| 11 June 2012
The federal administration has created a dangerous two-class system of religious organizations by the way it is dealing with the religious-freedom implications of the health insurance contraceptives mandate.
The administration has written into the federal regulations a very narrow definition of an exempt “religious employer”—a religious organization that is exempted from having to include all FDA-approved contraceptive services in its employee health insurance. Essentially only churches are considered to be religious enough to get this full religious freedom protection. Faith-based service organizations—because they don’t restrict themselves to “inculcation of religious values,” typically serve not only people of their own faith but the broader community, may hire people beyond their own religious community, and are not classified by the IRS as “churches”—are not exempt. The administration has promised some kind of “accommodation” for them, but no detailed plan has been proposed, and in any case the accommodation will be less than an exemption.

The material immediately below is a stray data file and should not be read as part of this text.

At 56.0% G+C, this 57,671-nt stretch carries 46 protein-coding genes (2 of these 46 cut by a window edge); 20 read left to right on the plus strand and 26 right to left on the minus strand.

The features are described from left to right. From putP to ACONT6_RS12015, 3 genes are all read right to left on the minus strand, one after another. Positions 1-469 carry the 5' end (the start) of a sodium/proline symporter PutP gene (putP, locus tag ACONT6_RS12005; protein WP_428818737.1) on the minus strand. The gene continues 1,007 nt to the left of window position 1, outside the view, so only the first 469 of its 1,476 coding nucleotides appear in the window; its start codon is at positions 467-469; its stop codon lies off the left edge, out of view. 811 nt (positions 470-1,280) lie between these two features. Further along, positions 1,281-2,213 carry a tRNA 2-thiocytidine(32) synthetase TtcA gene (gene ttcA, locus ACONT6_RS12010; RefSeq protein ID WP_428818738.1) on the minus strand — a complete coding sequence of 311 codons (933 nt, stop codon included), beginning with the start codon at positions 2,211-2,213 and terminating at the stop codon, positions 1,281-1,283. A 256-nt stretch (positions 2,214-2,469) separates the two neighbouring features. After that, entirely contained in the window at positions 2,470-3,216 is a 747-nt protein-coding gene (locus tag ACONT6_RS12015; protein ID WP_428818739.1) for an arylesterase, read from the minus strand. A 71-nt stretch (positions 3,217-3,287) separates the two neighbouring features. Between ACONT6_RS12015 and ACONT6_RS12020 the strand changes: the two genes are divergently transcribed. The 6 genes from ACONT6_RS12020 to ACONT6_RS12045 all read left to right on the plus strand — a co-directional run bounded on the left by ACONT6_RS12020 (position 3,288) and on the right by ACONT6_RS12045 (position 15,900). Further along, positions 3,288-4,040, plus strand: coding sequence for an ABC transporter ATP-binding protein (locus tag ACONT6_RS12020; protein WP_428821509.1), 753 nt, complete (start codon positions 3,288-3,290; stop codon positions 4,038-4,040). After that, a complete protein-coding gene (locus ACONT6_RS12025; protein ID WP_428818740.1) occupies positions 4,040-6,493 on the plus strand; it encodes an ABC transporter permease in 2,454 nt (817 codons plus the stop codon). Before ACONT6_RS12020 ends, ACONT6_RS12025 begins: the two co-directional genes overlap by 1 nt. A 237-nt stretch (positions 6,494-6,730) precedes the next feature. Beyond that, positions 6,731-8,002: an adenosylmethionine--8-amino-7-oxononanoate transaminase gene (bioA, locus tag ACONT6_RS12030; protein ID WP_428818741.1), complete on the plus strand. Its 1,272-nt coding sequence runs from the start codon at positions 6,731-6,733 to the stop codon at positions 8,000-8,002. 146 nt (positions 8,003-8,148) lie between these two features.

Thus the administration has now created a two-class system of religious organizations: churches are exempt; faith-based organizations that serve the broader public do not get the same degree of religious freedom protection.
On June 11, a letter protesting the two-class system was sent to Health and Human Services Secretary Kathleen Sebelius. The letter, organized by IRFA, carries the names of nearly 150 leaders and supporters of faith-based services, representing both Protestant and Catholic organizations. Signatories include colleges and universities, associations of schools, legal organizations, church leaders, and domestic and international service organizations.
Download the letter here .